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Thread: I need some help with artRage DPI settings for printing.

  1. #1
    Join Date
    Apr 2010
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    5

    Question I need some help with artRage DPI settings for printing.

    Hello all. I am new to this forum, and owner of ArtRage Studio pro. I did a search for this query but I am still confused . I understand DPI and pixlel widths, as I am in art college and work with CS4 design suite near daily, and all but I don't understand why my laptop is lagging at 300 dpi.

    My laptop I am working on has to following stats:
    Windows XP Pro sp3
    Intel2Quad Q9000
    3.0 (4 gigs actual) ram
    Nvida GTXM 260 with 2gigs dedicated ram.


    If I understand correctly, from my search, Artrage processes strokes and things various ways. Also it is only a single core processor. I think this is the source of my woes; however I am unsure.

    To get to the point of all this, I want to have a very HQ print from my artwork in artrage. I also want to avoid lag in my strokes, as I found out two days ago artrage does not like 11 x 17 at 300 dpi with 10 layers.

    I also, know DPI matters a lot in printing, as you can get bitmaping/jaggies/stairstepping in image files at 72 dpi. So is the DPI as important in artrage as in Photoshop or is it some conversion I have to do on my part (ala points to inches) to have a high quality export tiff/png?

    Thank you all for your time for helping me in this endeavor.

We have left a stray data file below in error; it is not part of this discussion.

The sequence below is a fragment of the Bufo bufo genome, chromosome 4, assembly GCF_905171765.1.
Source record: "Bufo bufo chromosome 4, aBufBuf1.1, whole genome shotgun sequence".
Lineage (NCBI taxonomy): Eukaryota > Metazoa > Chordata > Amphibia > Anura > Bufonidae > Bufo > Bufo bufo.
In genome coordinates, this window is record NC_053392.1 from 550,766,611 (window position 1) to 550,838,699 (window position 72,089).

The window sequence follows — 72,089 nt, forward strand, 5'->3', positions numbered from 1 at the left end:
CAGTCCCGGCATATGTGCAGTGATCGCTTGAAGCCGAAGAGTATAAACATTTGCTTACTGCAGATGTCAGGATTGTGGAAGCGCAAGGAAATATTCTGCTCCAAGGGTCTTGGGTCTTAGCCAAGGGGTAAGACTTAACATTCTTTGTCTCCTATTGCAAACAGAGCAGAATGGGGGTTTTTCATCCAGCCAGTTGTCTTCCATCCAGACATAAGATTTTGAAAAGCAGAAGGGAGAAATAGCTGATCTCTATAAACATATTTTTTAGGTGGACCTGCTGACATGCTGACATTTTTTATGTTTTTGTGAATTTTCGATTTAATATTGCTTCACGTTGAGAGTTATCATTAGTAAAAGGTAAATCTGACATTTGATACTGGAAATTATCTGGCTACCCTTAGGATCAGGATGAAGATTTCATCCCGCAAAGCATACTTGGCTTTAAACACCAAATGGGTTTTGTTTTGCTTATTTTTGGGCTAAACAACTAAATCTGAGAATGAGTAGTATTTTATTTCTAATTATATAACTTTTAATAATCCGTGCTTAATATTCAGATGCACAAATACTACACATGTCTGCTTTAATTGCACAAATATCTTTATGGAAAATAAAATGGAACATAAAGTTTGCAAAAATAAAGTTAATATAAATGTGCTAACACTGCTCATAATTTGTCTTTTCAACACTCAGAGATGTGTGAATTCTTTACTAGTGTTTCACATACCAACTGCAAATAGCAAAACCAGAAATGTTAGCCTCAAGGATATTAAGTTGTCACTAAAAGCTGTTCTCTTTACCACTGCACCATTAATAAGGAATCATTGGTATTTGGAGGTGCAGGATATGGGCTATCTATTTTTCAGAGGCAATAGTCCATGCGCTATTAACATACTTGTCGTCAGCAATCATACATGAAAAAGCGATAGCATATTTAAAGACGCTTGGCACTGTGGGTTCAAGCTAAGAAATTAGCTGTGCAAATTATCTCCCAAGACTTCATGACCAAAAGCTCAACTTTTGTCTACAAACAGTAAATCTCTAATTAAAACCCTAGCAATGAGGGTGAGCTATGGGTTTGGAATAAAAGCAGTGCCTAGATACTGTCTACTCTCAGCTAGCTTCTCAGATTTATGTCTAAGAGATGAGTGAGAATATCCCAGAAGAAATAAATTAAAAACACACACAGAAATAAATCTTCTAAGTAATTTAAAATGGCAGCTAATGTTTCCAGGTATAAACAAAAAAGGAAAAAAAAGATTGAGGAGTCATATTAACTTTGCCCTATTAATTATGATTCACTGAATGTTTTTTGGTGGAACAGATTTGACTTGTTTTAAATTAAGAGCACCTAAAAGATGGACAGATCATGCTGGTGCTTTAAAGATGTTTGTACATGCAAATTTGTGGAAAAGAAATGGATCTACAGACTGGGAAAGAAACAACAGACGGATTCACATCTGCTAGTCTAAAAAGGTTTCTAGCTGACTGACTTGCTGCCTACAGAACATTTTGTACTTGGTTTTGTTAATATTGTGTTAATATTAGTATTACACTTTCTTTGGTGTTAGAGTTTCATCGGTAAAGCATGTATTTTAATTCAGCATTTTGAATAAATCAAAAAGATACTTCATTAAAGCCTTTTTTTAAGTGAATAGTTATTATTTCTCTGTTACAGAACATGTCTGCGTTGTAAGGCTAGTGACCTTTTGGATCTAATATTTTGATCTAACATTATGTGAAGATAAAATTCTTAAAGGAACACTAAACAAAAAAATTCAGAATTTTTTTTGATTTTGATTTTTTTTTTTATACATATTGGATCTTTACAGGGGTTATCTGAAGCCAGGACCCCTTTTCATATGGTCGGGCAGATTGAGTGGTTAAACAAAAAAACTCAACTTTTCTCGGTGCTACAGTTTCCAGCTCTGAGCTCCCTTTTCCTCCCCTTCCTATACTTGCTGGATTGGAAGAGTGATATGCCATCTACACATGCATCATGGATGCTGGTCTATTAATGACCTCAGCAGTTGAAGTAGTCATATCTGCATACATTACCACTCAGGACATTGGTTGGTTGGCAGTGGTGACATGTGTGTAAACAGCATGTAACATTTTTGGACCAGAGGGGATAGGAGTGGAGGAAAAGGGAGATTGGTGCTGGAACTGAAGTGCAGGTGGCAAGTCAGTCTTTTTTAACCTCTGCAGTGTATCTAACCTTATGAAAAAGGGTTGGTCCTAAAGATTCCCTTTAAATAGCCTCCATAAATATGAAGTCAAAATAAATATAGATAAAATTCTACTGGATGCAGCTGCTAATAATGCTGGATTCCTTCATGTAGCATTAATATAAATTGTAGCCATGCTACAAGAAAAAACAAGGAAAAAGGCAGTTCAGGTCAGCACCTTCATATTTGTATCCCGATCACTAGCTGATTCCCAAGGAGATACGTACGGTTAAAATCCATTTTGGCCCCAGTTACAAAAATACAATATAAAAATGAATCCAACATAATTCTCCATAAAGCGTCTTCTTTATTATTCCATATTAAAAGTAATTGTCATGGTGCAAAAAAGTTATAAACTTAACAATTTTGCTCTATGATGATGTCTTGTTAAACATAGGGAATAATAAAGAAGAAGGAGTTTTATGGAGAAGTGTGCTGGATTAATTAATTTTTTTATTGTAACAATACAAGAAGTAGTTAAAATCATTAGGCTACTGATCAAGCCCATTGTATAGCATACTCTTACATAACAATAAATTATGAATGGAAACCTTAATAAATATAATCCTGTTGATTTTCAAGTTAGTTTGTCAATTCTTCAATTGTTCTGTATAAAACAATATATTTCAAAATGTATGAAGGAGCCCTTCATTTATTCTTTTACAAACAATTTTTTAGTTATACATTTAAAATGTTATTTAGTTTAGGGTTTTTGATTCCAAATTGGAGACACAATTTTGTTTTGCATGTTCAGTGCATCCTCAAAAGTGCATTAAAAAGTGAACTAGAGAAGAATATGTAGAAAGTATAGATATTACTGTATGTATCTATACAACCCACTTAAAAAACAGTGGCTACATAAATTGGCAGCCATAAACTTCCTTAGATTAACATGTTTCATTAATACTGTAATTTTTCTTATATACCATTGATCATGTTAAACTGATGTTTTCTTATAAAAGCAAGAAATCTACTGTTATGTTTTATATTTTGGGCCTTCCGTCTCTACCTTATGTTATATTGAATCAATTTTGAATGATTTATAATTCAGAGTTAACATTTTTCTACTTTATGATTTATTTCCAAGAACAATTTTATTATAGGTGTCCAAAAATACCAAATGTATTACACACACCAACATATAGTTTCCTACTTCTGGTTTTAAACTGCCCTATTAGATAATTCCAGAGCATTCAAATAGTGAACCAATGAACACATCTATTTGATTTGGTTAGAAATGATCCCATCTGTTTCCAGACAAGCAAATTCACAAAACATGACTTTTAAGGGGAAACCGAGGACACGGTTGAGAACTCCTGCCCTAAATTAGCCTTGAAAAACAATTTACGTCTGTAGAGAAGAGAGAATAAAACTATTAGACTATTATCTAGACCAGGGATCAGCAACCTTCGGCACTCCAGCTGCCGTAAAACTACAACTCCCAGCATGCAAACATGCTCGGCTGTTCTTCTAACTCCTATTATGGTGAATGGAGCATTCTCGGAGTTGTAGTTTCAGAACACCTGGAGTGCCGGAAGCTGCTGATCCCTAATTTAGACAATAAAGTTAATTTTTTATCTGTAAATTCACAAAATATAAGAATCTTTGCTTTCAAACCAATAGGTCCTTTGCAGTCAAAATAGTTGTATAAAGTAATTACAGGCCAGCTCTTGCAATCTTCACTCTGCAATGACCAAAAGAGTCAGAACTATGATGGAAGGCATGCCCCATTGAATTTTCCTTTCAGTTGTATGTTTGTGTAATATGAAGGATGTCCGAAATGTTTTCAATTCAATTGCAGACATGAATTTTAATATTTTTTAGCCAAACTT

2. #2
    Join Date
    Apr 2010
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    Okay sorry for the double post but I think this deserved it own thing.

    Was messing with Art rage for a bit, with the info I already gleamed and I think I have a solution to my problem. If I select screen size option at 72dpi I can have a massive image exported.

    What I found is as follows
    Page size 11in X 17in converted to screen size 3300x5100 px, at
    the initial setup of a document will yeald a 44.00 in x 68.00 in image.
    Due to it's size, scaling up to 300 dpi in an exported tiff or png, to PS
    will be lossless to the eye and will print out fine and have only small
    lag, on the first-third stroke of a tool.

    I am pretty sure this is what all those other posts were talking about, when I searched, but I didn't understand . Well if I am wrong, then please someone correct me.

  3. #3
    Join Date
    May 2009
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    For this conversion you are using the formula
    Convert inches to Pixels
    Formula: Inches X DPI = Pixels
    Quote Originally Posted by The-Path View Post
    What I found is as follows
    Page size 11in X 17in converted to screen size 3300x5100 px
    This is correct

    However when you convert back to a 300dpi file for print you will use this formula
    Convert pixels to inches
    Formula: Pixels DPI = Inches
    Which will yield you your original width and height once more (11in X 17in) not the 44.00 in x 68.00in you've arrived at.

    Whether you work with an actual width and height at 300dpi or convert the file using the top formula, the file size in memory remains the same and therefore there should be no noticeable performance difference on your machine.

    Working with large print size files will cause slowdown with a 32bit app that is single threaded, it is simply the limitations of the hardware and software.

    To help performance:-
    Make sure you have a lot of swap disk (virtual memory) available

    Keeping your layers to a minimum will help performance as each new layer you add will increase the overall file size. The file size on disk is a compressed file, when opened up in an application it is a much larger file that you are working with. This is because Artrage has to calculate lighting, texture etc. Merging layers as you go is a good strategy for working with large print files.